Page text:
Cognitivism is a theory about how the mind works. It is a framework for understanding the mind, focusing on how the mind works and people gain knowledge.
Cognitivism is an approach or way of studying how humans think and gain knowledge. People who use this approach are called cognitivists. They examine thinking processes behind learning, memory, problem solving skills, and intelligence. As a movement, cognitivism began as a response to behaviorism, one of the dominant schools of thought in the middle of the twentieth century, which stressed behavior and failed to explain why people organize and attempt to make sense of information.
Cognitivists try to be objective in their study of how people learn and what the human process of learning involves. They tend to believe that in addition to behavioral learning there is an internal mental process that is involved in cognition, and this process includes coding, transforming, rehearsing, storing, and retrieving information.
B. F. Skinner (1904–1990), a behavioral psychologist, believed that people learn by experience and if what they do has negative consequences they learn from that and change their behavior. If what they do has positive consequences, they learn from that and continue to do the behavior that leads to positive outcomes. Psychologists later came to believe that mental processes also are involved in learning. For example, Page 218 | Top of Articlelearning languages requires mental processes quite unlike those acquired by outward actions. A cognitive psychologist, Noam Chomsky (1928–), among others, challenged Skinner's approach, arguing there was more to cognitive functions than behaviorism explained. Chomsky's philosophy of language triggered a significant change in the way psychologists think about how the human brain works.
Cognitive psychologists are chiefly interested in the internal mechanism of knowing and human thought, including language acquisition, perception, attention, and memory. Cognitive psychologists have attempted to find out the answers to mental processes, such as what is stored and how it is stored, and to mental processes concerning how the integration and retrieval of information happens.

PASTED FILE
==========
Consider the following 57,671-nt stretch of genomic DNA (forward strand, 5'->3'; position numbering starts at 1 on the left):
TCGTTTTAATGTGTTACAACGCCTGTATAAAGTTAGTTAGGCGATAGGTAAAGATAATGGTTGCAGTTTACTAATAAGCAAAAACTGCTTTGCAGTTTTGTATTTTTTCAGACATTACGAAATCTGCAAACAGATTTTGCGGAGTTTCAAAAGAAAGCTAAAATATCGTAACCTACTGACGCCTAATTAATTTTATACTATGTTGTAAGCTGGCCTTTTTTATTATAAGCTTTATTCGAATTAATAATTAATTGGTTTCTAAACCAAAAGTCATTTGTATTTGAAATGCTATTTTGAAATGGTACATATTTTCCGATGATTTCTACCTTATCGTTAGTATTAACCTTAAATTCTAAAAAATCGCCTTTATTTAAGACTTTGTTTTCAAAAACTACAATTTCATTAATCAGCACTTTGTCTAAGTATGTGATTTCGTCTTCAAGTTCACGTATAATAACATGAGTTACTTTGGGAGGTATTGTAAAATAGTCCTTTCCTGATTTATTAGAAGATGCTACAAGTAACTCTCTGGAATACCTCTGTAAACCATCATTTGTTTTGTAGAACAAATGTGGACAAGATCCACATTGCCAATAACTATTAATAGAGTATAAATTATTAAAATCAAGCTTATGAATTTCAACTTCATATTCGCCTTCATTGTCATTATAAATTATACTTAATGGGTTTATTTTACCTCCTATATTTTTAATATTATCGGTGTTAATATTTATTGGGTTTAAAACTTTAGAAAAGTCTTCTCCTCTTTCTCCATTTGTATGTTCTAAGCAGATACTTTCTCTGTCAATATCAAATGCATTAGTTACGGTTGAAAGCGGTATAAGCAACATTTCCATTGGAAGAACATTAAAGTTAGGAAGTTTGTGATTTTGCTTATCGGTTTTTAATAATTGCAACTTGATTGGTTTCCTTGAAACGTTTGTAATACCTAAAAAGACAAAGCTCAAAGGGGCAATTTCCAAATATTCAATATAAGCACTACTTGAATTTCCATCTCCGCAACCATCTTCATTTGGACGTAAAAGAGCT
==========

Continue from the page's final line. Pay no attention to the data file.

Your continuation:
Jean Piaget (1896–1980), a Swiss psychologist, formed a theory of cognitive development in which children progress through four stages, which Piaget called sensorimotor, pre-operational, concrete operational, and formal operational. Piaget thought that each stage of development marked the brain's development of abilities. Piaget also suggested that in the learning process new information is shaped to fit with the learner's existing knowledge; so existing knowledge is modified to accommodate new information.
There are three major concepts in the learning process. Assimilation occurs when a person perceives a new object in terms of existing knowledge. Accommodation occurs when an individual modifies existing cognitive structures based on new information. Equilibration includes both assimilation and accommodation and is considered the most complex developmental process.
Schema theory is another cognitive psychological theory that attempts to explain why people remember in terms of their own knowledge and experience. A schema is a pattern of thoughts or behavior that organizes information and catalogues its relationships. It acts a mental framework that affects attention and manner of absorption of new information.
Goldstein, E. Bruce. Cognitive Psychology: Connecting Mind, Research and Everyday Experience, 4th ed. Stamford, CT: Cengage Learning, 2015.
Kahneman, Daniel. Thinking, Fast and Slow. New York: Farrar, Straus and Giroux, 2011.
Whitman, R. Douglas. Cognition. Hoboken, NJ: Wiley, 2011.
Ertmer, Peggy A., and Timothy J. Newby. “Behaviorism, Cognitivism, Constructivism: Comparing Critical Features from an Instructional Design Perspective.” Performance Improvement Quarterly 26, no. 2 (2013): 43–71.
Penn State Personal. “Cognitive Theories of Learning.” http://www.personal.psu.edu/wxh139/cognitive_1.htm (accessed July 15, 2015).
American Psychiatric Association, 1000 Wilson Blvd., Ste. 1825, Arlington, VA, 22209, (703) 907-7300, (888) 357-7924, email@example.com, http://www.psychiatry.org .
Gale Document Number: GALE|CX3631000152